This can be done in two steps: getting to know the company and getting to know yourself. By doing website, social media, and LinkedIn research, you can get a feel of the company culture as well as the position you’re interviewing for.

By getting to know yourself, have a friend ask you some interview questions so you can practice. Also, take a look at your resume through the eyes of someone who doesn’t know you. Make sure everything is clear and can compete with other candidates.

The next step is to anticipate solving future problems. Have some insight on the department that you are interviewing for and come prepared with ideas of how to better this department. (i.e. if it’s marketing, give examples of campaigns you’ve done in the past that have proven to have been successful.)

Step number three requires you to go back to the research board and get some information on the employer. Find out who you’re meeting with (head of HR, head of the department, etc.) and make your self-presentation appropriate for the given person.

Next, work on making the interview conversation a meaningful one. This can be done by asking questions as people like to see you take an interest in them. Also, be sure to never answer the questions as if it’s your regular spiel. Treat each job interview as if this is the first time you’re presenting your employability information.

With this, your next step is to have stories prepared for the job interview. Anecdotes and examples of previous jobs or volunteer/organization experiences can help bring life to an otherwise run-of-the-mill resume.

After this, you’ll want to make sure that you’re showing enthusiasm for the position you’re interviewing for. Don’t jump on the couch in the lobby like you’re Tom Cruise on Oprah, but definitely portray that you’re excited and up for the challenge.

Lastly, make a good impression by being impressive. Be professional and in control of your body language. Put yourself in the mindset of whatever position you’re interviewing for and show them that you have what it takes.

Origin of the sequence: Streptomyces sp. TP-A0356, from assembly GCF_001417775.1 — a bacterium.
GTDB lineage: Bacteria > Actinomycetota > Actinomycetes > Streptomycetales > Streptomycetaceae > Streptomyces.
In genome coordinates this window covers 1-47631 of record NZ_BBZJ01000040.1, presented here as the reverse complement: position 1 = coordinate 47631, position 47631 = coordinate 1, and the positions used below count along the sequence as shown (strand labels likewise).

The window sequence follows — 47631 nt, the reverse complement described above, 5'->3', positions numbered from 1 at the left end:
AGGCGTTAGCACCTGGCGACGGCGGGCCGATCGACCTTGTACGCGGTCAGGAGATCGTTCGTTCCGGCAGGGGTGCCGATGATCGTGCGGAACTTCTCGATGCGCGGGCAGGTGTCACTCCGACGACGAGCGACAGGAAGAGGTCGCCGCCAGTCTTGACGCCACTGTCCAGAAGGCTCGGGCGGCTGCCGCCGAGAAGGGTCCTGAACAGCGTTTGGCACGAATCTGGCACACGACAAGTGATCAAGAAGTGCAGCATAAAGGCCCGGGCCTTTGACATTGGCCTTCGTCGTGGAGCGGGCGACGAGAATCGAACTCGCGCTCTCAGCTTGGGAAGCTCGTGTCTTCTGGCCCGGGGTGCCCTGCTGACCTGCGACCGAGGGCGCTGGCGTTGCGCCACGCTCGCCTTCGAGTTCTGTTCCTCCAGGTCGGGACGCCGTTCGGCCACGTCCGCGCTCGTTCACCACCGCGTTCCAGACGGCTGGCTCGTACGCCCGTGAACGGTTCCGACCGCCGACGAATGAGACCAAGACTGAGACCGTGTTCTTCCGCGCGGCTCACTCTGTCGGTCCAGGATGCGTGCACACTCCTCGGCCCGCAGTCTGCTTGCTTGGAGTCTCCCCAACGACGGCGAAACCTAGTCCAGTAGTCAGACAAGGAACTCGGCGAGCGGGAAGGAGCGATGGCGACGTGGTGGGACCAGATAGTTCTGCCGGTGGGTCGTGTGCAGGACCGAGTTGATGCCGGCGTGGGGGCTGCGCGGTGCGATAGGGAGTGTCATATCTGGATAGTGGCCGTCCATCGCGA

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Opinion Editorials

The benefits of remote work are just too good to overlook

(EDITORIAL) Employees scream it from the rooftops and businesses don’t want to admit it: Remote work is just too beneficial to pass up- and here’s why.



Work from home written with scrabble letters.

Remote work has been rising in popularity in the past several years. Especially following the COVID-19 global pandemic, more companies saw significant benefits for both their business and their staff that went beyond the realm of finances by allowing remote labor.

Less happily, many people lost their job during the pandemic, but they ended up having more time to put toward their passions or were compelled to get creative with their remote business ideas to ensure a consistent stream of income.

If you remain on the fence about allowing your employees to work remotely, or are considering a career shift yourself, take a look at the top four benefits of working remotely, which may sway your decision.

Better Overall Quality of Life

Allowing your employees to work remotely doesn’t necessarily mean they work from home full time. There are benefits to having your employees work in an office part of the time – say, two or three days – and working from home, in more familiar surroundings, the rest of the week.